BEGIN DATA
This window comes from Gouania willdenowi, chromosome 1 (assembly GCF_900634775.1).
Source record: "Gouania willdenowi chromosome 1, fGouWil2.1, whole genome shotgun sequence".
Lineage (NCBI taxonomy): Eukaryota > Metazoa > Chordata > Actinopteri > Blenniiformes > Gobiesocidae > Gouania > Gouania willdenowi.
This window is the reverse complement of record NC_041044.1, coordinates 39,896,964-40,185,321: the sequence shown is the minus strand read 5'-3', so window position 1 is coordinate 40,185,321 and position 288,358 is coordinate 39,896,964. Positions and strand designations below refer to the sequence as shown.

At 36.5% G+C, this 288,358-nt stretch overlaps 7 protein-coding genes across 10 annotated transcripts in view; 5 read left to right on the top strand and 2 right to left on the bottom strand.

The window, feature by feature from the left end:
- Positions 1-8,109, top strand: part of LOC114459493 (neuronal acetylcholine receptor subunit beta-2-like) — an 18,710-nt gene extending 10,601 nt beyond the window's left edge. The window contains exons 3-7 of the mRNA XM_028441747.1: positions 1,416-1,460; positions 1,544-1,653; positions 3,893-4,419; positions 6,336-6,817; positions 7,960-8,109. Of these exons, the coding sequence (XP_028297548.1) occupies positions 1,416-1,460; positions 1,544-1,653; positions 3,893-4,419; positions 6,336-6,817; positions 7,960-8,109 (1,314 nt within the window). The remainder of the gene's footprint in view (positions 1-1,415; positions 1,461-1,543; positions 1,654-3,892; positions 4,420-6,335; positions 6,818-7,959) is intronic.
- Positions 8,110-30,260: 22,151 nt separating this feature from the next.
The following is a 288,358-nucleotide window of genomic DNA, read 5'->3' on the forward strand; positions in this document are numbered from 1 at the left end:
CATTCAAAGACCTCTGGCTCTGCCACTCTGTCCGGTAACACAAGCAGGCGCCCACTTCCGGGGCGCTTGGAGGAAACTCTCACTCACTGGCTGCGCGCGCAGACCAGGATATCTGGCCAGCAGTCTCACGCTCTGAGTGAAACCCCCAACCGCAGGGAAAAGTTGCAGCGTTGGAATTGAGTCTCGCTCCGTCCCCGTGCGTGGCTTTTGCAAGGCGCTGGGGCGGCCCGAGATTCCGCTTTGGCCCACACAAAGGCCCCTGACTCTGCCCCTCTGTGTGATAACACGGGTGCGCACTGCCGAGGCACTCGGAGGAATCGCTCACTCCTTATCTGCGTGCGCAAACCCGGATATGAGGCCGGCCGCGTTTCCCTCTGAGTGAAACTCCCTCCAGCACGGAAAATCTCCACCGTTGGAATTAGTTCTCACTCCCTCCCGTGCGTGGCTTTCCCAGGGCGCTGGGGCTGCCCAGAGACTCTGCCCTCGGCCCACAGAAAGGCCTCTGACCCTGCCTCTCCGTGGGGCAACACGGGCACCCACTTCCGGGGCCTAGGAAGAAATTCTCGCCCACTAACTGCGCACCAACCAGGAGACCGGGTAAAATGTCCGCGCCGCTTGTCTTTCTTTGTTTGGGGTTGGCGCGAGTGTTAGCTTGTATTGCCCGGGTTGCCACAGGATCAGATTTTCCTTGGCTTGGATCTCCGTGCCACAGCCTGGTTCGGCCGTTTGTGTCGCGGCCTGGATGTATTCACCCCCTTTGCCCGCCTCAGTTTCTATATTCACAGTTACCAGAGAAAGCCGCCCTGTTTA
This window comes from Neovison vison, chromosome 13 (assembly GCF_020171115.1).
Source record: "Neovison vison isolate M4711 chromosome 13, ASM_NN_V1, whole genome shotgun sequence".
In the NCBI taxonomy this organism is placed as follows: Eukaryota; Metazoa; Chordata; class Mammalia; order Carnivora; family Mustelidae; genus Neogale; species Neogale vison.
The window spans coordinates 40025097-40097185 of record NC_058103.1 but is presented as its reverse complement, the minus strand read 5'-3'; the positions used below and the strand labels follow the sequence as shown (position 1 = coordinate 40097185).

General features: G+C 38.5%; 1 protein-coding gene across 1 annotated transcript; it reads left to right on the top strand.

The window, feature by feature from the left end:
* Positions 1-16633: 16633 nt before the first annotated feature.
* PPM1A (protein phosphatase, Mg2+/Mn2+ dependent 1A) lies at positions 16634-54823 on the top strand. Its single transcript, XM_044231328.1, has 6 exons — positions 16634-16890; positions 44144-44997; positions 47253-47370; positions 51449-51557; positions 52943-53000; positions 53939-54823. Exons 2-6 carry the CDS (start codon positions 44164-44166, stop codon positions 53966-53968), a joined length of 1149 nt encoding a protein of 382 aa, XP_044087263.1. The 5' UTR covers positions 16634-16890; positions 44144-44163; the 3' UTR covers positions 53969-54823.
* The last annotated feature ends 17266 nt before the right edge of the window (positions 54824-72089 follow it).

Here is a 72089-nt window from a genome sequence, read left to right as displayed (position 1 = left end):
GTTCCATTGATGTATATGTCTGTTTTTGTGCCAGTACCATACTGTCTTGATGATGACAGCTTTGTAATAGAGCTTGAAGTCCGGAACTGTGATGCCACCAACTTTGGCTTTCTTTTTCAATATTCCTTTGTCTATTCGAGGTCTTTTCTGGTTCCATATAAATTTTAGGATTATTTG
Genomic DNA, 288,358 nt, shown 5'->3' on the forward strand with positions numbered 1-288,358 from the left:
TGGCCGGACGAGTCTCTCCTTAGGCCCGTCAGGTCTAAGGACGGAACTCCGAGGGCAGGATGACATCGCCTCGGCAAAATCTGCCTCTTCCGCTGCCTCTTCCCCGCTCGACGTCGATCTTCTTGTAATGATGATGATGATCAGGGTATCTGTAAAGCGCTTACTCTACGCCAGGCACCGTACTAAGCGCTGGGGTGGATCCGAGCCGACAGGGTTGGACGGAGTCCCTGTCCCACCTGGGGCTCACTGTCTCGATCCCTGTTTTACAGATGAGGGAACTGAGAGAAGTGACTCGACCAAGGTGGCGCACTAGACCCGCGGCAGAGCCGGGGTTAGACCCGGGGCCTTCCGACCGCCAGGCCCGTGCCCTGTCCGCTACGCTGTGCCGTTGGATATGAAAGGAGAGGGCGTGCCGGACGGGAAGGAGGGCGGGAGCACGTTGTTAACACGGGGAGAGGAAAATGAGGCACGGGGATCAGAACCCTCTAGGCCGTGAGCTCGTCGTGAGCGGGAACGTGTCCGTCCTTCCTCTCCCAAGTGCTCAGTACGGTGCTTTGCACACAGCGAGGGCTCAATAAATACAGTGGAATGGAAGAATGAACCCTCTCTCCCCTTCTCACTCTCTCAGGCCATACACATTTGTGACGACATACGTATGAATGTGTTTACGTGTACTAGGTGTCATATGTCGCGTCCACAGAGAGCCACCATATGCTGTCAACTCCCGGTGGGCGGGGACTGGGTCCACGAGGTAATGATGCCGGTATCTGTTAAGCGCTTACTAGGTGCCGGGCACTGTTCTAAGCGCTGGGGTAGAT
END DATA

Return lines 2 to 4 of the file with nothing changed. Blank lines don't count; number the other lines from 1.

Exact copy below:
Source record: "Gouania willdenowi chromosome 1, fGouWil2.1, whole genome shotgun sequence".
Lineage (NCBI taxonomy): Eukaryota > Metazoa > Chordata > Actinopteri > Blenniiformes > Gobiesocidae > Gouania > Gouania willdenowi.
This window is the reverse complement of record NC_041044.1, coordinates 39,896,964-40,185,321: the sequence shown is the minus strand read 5'-3', so window position 1 is coordinate 40,185,321 and position 288,358 is coordinate 39,896,964. Positions and strand designations below refer to the sequence as shown.